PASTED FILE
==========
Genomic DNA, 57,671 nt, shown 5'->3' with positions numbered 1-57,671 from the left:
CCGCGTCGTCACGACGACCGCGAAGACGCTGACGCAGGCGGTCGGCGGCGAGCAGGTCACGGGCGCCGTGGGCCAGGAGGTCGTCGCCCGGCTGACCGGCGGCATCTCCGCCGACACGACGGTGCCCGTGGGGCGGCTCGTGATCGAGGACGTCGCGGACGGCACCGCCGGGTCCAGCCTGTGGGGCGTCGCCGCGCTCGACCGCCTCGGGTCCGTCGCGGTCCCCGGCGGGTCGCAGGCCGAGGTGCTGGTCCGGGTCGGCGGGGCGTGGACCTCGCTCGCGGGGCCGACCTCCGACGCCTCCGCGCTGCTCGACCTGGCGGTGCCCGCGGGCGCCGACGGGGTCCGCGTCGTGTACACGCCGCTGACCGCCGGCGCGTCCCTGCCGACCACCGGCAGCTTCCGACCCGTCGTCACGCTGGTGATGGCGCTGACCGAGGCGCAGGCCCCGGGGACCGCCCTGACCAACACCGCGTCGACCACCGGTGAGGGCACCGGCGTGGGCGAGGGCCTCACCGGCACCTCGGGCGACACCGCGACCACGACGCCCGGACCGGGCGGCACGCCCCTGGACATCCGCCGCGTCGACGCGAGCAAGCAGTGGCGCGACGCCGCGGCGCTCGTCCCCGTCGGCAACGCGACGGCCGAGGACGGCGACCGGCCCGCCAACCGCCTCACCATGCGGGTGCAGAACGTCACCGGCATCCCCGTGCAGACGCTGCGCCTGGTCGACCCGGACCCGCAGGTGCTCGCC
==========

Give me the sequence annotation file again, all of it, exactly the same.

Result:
Genomic DNA, 57,671 nt, shown 5'->3' with positions numbered 1-57,671 from the left:
CCGCGTCGTCACGACGACCGCGAAGACGCTGACGCAGGCGGTCGGCGGCGAGCAGGTCACGGGCGCCGTGGGCCAGGAGGTCGTCGCCCGGCTGACCGGCGGCATCTCCGCCGACACGACGGTGCCCGTGGGGCGGCTCGTGATCGAGGACGTCGCGGACGGCACCGCCGGGTCCAGCCTGTGGGGCGTCGCCGCGCTCGACCGCCTCGGGTCCGTCGCGGTCCCCGGCGGGTCGCAGGCCGAGGTGCTGGTCCGGGTCGGCGGGGCGTGGACCTCGCTCGCGGGGCCGACCTCCGACGCCTCCGCGCTGCTCGACCTGGCGGTGCCCGCGGGCGCCGACGGGGTCCGCGTCGTGTACACGCCGCTGACCGCCGGCGCGTCCCTGCCGACCACCGGCAGCTTCCGACCCGTCGTCACGCTGGTGATGGCGCTGACCGAGGCGCAGGCCCCGGGGACCGCCCTGACCAACACCGCGTCGACCACCGGTGAGGGCACCGGCGTGGGCGAGGGCCTCACCGGCACCTCGGGCGACACCGCGACCACGACGCCCGGACCGGGCGGCACGCCCCTGGACATCCGCCGCGTCGACGCGAGCAAGCAGTGGCGCGACGCCGCGGCGCTCGTCCCCGTCGGCAACGCGACGGCCGAGGACGGCGACCGGCCCGCCAACCGCCTCACCATGCGGGTGCAGAACGTCACCGGCATCCCCGTGCAGACGCTGCGCCTGGTCGACCCGGACCCGCAGGTGCTCGCC